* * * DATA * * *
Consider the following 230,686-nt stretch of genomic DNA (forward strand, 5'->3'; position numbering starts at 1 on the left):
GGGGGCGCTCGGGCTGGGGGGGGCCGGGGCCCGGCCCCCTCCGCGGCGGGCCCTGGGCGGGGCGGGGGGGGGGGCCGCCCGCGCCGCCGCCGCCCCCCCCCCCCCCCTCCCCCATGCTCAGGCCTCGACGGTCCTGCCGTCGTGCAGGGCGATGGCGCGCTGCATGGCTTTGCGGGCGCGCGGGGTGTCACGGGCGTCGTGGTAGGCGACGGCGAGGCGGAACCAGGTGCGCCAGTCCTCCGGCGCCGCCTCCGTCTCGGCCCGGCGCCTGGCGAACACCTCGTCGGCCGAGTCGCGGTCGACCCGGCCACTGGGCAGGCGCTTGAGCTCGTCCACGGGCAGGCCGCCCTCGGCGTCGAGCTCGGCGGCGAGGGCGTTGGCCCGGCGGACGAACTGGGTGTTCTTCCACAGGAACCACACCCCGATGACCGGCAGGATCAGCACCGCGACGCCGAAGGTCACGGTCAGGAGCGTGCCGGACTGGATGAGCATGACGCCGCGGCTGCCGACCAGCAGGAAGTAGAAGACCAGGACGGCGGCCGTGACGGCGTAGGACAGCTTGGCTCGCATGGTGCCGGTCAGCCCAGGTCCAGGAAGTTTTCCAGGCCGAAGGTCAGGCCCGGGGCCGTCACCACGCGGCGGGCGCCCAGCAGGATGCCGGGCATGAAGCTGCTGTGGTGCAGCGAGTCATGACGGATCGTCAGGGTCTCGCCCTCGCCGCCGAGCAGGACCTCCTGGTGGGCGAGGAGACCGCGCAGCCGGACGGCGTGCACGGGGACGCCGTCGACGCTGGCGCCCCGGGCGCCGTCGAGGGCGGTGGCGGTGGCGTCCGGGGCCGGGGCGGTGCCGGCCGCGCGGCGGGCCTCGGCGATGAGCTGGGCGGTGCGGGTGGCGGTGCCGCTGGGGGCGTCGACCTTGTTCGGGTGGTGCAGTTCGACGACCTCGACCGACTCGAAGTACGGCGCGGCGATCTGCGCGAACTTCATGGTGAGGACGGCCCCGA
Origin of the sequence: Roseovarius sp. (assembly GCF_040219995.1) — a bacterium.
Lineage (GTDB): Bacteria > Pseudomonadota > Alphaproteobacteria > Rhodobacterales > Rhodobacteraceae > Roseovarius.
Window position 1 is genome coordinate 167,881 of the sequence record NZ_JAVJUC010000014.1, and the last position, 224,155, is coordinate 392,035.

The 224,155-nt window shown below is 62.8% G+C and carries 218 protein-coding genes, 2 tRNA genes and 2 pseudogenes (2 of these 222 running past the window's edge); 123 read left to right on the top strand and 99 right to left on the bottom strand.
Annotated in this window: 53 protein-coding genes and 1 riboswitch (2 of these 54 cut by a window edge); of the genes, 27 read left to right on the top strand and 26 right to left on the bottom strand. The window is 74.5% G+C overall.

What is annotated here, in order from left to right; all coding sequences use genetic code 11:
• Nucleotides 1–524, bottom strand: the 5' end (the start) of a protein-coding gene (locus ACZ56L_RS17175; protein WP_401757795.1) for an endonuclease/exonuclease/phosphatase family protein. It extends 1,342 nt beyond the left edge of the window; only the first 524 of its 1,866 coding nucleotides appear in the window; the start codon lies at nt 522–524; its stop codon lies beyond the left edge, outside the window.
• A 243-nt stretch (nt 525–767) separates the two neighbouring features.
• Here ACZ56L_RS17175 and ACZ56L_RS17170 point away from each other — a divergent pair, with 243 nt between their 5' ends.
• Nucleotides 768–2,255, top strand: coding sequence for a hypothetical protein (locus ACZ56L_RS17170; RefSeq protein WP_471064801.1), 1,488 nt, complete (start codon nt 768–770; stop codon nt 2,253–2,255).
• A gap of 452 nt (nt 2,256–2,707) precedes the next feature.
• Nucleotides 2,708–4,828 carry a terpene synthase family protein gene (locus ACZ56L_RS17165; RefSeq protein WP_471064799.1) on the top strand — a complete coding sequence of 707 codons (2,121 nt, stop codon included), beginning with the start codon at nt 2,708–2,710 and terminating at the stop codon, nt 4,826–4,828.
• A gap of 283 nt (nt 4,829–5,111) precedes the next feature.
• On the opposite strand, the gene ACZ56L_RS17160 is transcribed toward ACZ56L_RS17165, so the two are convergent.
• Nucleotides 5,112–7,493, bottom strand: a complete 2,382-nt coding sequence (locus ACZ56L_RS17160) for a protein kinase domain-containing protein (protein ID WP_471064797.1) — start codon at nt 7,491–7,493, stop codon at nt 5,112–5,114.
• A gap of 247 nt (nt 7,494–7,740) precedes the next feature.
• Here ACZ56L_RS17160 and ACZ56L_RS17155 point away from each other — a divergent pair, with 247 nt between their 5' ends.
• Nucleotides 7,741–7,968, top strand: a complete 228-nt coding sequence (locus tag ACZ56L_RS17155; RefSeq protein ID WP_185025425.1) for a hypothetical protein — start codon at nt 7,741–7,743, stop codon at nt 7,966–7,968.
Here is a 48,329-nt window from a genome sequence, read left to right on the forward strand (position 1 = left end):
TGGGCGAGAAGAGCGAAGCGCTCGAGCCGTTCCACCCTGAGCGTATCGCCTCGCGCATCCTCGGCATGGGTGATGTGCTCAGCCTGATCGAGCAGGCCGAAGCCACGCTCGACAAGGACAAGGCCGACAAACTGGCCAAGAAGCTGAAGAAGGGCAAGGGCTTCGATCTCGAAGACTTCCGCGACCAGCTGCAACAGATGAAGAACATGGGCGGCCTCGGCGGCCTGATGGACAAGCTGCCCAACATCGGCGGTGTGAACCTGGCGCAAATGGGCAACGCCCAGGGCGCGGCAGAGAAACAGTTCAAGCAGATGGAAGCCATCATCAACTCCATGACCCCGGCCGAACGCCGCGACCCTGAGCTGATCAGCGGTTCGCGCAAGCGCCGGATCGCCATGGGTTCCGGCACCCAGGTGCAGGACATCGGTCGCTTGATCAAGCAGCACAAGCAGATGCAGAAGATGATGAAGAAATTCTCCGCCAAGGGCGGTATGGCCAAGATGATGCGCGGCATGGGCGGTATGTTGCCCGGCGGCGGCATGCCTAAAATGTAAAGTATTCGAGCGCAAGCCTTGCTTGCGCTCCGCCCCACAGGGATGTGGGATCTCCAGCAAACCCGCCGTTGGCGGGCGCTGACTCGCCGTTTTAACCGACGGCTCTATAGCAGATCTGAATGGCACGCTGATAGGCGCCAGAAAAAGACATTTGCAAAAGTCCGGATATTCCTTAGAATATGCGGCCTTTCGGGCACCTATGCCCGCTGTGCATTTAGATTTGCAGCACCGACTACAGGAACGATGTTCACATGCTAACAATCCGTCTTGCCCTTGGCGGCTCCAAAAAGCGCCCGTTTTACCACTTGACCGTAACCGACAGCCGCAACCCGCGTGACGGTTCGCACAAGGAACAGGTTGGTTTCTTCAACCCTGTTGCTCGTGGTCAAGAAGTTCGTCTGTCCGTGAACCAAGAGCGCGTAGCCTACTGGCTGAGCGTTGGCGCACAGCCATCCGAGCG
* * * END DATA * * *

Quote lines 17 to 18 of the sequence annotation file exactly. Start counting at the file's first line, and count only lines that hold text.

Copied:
• Nucleotides 5,112–7,493, bottom strand: a complete 2,382-nt coding sequence (locus ACZ56L_RS17160) for a protein kinase domain-containing protein (protein ID WP_471064797.1) — start codon at nt 7,491–7,493, stop codon at nt 5,112–5,114.
• A gap of 247 nt (nt 7,494–7,740) precedes the next feature.